Buying out American researchers. Constructing a new naval base in West Africa to establish a foothold in the Atlantic. Aiding the development of Saudi Arabian munitions. These are just a few of the primary means by which China is advancing its national interests in the world. Yet one must ask, What drives Xi Jinping in his herculean effort for global prestige? Purely economic analysis does not suffice, as plenty of reports showcase crackdowns on markets crucial to Beijing. Beginning with the protests in Hong Kong, it became apparent to surrounding nations that the Chinese Communist Party was less concerned with fiscal prosperity than it was with ideological homogeneity, the Uighur “reeducation” camps being the most extreme concretization of their increasingly totalitarian initiatives.
In the spirit of a trite phrase, pictures speak more loudly than punditry. So when President Xi sported a “Mao suit” to celebrate the centennial of the CCP’s birth, it did not take a policy wonk to get the message. Xi’s China is self-consciously committed to its revolutionary roots, clearly at the expense of its Western neighbors’ comfort. This dogged defense of China’s heritage, however, offers a corrective to America’s modern insecurity about its place in an increasingly globalized political ecosystem.
Rightly calibrating the mission of the West against potential chauvinistic tyranny is not foreign to American ideation. Contemplating the complexities of the United States’ unique position in modern history with the World Wars in perspective, Reinhold Niebuhr in his seminal text The Irony of American History remarked:
There is a deep layer of Messianic consciousness in the mind of America. We never dreamed that we would have as much political power as we possess today; nor for that matter did we anticipate that the most powerful nation on earth would suffer such an ironic refutation of its dreams of mastering history.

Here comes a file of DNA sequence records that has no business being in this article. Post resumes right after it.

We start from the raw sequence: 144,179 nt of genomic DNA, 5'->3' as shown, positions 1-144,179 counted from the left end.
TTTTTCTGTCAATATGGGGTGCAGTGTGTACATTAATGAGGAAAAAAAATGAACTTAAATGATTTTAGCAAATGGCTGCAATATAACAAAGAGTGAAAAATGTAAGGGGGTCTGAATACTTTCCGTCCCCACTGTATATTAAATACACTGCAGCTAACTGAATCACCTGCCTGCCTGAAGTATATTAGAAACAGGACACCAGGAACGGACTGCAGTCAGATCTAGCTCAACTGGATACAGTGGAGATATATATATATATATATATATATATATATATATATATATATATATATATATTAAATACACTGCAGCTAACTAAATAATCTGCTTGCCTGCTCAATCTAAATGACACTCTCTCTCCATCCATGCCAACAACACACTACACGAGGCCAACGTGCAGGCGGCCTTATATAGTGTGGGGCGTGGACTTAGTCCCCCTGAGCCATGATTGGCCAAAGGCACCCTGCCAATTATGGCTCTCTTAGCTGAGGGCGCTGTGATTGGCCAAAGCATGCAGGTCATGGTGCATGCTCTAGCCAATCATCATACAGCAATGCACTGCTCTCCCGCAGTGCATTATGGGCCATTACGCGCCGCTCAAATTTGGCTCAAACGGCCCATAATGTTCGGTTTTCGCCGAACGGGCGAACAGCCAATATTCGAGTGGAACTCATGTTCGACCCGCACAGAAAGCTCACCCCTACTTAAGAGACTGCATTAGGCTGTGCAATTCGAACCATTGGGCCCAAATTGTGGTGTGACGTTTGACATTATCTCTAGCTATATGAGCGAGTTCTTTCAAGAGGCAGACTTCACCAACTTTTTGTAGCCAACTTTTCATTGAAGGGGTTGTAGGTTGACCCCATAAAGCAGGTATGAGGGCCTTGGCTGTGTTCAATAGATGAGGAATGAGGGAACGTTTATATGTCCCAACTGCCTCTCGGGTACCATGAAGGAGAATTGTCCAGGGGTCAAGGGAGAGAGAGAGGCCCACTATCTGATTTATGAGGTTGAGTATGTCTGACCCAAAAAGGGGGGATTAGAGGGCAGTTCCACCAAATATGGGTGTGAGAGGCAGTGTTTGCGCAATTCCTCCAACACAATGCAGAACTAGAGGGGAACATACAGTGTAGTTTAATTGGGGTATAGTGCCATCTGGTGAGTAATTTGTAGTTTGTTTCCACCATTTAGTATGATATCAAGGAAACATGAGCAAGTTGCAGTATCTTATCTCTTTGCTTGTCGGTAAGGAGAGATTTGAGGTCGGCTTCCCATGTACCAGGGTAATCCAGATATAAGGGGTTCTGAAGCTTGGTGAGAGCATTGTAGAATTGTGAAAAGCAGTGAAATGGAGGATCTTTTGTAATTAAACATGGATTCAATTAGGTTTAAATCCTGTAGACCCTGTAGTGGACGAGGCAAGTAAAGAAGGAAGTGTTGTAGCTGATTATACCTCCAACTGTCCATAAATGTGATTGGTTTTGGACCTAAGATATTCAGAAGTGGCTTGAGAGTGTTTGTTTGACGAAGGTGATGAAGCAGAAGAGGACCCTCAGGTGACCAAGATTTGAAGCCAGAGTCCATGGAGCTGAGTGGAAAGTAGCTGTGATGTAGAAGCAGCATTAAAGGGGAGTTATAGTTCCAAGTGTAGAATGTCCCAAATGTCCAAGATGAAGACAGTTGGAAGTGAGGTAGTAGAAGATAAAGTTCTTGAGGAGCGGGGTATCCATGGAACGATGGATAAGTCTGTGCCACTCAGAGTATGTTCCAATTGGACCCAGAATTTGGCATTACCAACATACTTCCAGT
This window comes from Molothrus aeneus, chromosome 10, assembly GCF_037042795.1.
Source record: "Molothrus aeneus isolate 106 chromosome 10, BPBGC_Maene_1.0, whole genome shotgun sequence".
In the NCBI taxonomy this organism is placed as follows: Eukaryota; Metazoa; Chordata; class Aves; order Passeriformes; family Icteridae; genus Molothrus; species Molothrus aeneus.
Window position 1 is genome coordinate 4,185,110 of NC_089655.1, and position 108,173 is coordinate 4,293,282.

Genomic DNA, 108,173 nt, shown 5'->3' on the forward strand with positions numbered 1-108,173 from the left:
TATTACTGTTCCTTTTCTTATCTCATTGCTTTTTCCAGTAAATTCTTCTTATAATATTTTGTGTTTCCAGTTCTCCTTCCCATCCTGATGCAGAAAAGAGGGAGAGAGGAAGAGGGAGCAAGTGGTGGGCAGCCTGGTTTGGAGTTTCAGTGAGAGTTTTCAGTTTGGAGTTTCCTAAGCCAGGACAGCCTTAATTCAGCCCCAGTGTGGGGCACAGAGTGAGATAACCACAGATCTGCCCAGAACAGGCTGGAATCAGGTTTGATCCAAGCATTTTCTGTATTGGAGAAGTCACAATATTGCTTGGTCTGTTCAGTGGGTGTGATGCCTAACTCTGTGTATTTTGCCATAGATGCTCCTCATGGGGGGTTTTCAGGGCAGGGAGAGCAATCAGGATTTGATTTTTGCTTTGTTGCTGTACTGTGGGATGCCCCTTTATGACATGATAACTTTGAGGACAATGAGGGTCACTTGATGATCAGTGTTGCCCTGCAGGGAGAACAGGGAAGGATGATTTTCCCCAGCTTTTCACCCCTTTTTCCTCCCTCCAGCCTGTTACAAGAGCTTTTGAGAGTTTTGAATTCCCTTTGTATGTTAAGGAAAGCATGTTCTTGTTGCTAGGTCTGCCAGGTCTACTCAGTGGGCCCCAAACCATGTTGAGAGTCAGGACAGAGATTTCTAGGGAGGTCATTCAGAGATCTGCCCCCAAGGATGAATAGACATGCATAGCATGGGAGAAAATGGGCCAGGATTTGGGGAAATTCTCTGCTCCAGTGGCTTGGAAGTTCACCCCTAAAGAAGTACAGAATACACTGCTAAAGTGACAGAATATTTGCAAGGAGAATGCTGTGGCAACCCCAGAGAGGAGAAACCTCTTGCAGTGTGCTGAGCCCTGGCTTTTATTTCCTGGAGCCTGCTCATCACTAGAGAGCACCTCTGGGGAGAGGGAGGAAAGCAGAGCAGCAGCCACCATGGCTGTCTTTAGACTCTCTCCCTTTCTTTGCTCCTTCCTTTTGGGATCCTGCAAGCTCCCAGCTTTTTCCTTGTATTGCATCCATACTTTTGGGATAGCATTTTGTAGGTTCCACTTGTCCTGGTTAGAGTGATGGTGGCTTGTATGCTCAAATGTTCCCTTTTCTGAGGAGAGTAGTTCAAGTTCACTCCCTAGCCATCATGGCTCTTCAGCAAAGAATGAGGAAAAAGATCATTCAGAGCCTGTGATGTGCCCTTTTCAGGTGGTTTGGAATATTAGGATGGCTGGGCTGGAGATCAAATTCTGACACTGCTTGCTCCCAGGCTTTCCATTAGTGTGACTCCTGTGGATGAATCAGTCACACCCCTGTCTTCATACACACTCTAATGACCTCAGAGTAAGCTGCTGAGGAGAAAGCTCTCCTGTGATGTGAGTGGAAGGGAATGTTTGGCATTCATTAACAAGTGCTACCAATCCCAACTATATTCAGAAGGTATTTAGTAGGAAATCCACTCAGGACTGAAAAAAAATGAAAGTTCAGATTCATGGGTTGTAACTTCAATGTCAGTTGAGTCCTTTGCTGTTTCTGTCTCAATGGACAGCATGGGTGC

While the Allied powers were often confident of the absolute vindication of their cause, Niebuhr sought to sober up their idealism with a necessary dose of Augustinian realism about their innate self-interestedness.
Nevertheless, such sobriety is to be balanced with what Alexis de Tocqueville wrote in Democracy in America about the country being “quite exceptional.” Though Niebuhr recognized the potential abuses of American prestige, de Tocqueville jointly acknowledged the fortuitousness of its political tradition when estimated in light of the American cultural and intellectual situation. While he did not deny its deficiencies, de Tocqueville still grasped what Americans were truly capable of accomplishing as a democratic people. Coupling de Tocqueville’s diagnosis with that of Niebuhr then, a more balanced awareness of American exceptionalism comes into view, avoiding undue nationalistic fervor but also maintaining an essential degree of patriotism. Combining both de Tocqueville and Niebuhr in his research, John Wilsey argues in his work American Exceptionalism and Civil Religion for what he designates as an “open exceptionalism” in regard to America, contending that “America is different because it is a nation in which dissent is not only allowed; it is a virtue… Open exceptionalism opens the door for citizens to acknowledge, to address and to rectify real American flaws because, in so doing, citizens express true love for country.” What Wilsey distills here is the distinct freedom of America to allow for the arbitration and fulfillment of its ideals amongst its citizens that does not enervate their sense of patriotism. In fact, true American patriotism according to Wilsey consists of decrying political hubris when it arises, since the United States finds its foundation first and foremost as an entity dedicated to the protection of the natural rights of all human beings before any estimation of “national interests.” Circumventing any Machiavellian impulses attempting to infest American domestic and foreign policy requires the people of the United States to presuppose their democratic inheritance and the advancement thereof before broaching any potential benefits of utilizing its hard or soft power. No patriotism is blind when it operates with an awareness of how the object of its affection can, at best, faithfully rather than perfectly undertake its commissioning as a country.